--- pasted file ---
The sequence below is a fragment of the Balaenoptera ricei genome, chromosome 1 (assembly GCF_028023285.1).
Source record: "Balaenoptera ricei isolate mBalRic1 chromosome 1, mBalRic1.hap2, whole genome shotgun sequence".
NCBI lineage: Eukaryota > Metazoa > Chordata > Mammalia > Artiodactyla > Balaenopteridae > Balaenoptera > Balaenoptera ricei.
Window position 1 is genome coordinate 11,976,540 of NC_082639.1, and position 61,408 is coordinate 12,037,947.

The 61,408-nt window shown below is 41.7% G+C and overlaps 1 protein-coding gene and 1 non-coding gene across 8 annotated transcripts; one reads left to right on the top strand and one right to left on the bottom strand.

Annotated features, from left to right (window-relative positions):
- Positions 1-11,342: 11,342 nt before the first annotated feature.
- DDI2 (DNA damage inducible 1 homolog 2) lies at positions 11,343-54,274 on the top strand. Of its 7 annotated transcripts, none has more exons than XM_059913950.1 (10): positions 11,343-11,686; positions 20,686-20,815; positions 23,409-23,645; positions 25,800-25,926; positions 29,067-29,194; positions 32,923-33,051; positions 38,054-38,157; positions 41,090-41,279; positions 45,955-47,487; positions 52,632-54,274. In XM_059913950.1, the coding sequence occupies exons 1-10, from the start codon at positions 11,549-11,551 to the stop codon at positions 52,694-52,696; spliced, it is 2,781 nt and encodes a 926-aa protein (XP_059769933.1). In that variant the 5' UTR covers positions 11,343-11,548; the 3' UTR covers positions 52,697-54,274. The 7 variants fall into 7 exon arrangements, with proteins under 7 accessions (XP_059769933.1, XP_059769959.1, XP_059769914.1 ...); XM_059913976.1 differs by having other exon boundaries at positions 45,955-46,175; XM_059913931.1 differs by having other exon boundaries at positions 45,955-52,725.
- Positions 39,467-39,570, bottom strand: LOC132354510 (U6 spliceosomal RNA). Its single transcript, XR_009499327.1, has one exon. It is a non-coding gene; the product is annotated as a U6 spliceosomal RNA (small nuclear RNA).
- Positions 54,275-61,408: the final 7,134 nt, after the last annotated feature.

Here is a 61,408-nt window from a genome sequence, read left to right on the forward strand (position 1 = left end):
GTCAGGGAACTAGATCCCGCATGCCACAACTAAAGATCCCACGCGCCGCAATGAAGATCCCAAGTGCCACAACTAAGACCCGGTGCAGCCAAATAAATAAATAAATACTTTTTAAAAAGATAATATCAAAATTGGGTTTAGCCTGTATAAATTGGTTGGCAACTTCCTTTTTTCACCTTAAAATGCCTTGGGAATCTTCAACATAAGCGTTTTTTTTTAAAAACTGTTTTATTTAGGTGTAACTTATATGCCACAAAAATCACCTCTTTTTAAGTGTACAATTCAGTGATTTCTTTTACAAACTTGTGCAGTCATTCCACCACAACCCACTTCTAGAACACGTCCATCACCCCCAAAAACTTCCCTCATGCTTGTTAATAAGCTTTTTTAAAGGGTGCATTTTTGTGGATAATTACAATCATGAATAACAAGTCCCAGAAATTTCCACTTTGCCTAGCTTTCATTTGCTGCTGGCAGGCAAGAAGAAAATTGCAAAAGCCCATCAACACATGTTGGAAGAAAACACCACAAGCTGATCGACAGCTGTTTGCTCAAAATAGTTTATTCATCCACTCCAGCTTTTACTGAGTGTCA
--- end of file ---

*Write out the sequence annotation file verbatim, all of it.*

The sequence below is a fragment of the Balaenoptera ricei genome, chromosome 1 (assembly GCF_028023285.1).
Source record: "Balaenoptera ricei isolate mBalRic1 chromosome 1, mBalRic1.hap2, whole genome shotgun sequence".
NCBI lineage: Eukaryota > Metazoa > Chordata > Mammalia > Artiodactyla > Balaenopteridae > Balaenoptera > Balaenoptera ricei.
Window position 1 is genome coordinate 11,976,540 of NC_082639.1, and position 61,408 is coordinate 12,037,947.

The 61,408-nt window shown below is 41.7% G+C and overlaps 1 protein-coding gene and 1 non-coding gene across 8 annotated transcripts; one reads left to right on the top strand and one right to left on the bottom strand.

Annotated features, from left to right (window-relative positions):
- Positions 1-11,342: 11,342 nt before the first annotated feature.
- DDI2 (DNA damage inducible 1 homolog 2) lies at positions 11,343-54,274 on the top strand. Of its 7 annotated transcripts, none has more exons than XM_059913950.1 (10): positions 11,343-11,686; positions 20,686-20,815; positions 23,409-23,645; positions 25,800-25,926; positions 29,067-29,194; positions 32,923-33,051; positions 38,054-38,157; positions 41,090-41,279; positions 45,955-47,487; positions 52,632-54,274. In XM_059913950.1, the coding sequence occupies exons 1-10, from the start codon at positions 11,549-11,551 to the stop codon at positions 52,694-52,696; spliced, it is 2,781 nt and encodes a 926-aa protein (XP_059769933.1). In that variant the 5' UTR covers positions 11,343-11,548; the 3' UTR covers positions 52,697-54,274. The 7 variants fall into 7 exon arrangements, with proteins under 7 accessions (XP_059769933.1, XP_059769959.1, XP_059769914.1 ...); XM_059913976.1 differs by having other exon boundaries at positions 45,955-46,175; XM_059913931.1 differs by having other exon boundaries at positions 45,955-52,725.
- Positions 39,467-39,570, bottom strand: LOC132354510 (U6 spliceosomal RNA). Its single transcript, XR_009499327.1, has one exon. It is a non-coding gene; the product is annotated as a U6 spliceosomal RNA (small nuclear RNA).
- Positions 54,275-61,408: the final 7,134 nt, after the last annotated feature.

Here is a 61,408-nt window from a genome sequence, read left to right on the forward strand (position 1 = left end):
GTCAGGGAACTAGATCCCGCATGCCACAACTAAAGATCCCACGCGCCGCAATGAAGATCCCAAGTGCCACAACTAAGACCCGGTGCAGCCAAATAAATAAATAAATACTTTTTAAAAAGATAATATCAAAATTGGGTTTAGCCTGTATAAATTGGTTGGCAACTTCCTTTTTTCACCTTAAAATGCCTTGGGAATCTTCAACATAAGCGTTTTTTTTTAAAAACTGTTTTATTTAGGTGTAACTTATATGCCACAAAAATCACCTCTTTTTAAGTGTACAATTCAGTGATTTCTTTTACAAACTTGTGCAGTCATTCCACCACAACCCACTTCTAGAACACGTCCATCACCCCCAAAAACTTCCCTCATGCTTGTTAATAAGCTTTTTTAAAGGGTGCATTTTTGTGGATAATTACAATCATGAATAACAAGTCCCAGAAATTTCCACTTTGCCTAGCTTTCATTTGCTGCTGGCAGGCAAGAAGAAAATTGCAAAAGCCCATCAACACATGTTGGAAGAAAACACCACAAGCTGATCGACAGCTGTTTGCTCAAAATAGTTTATTCATCCACTCCAGCTTTTACTGAGTGTCA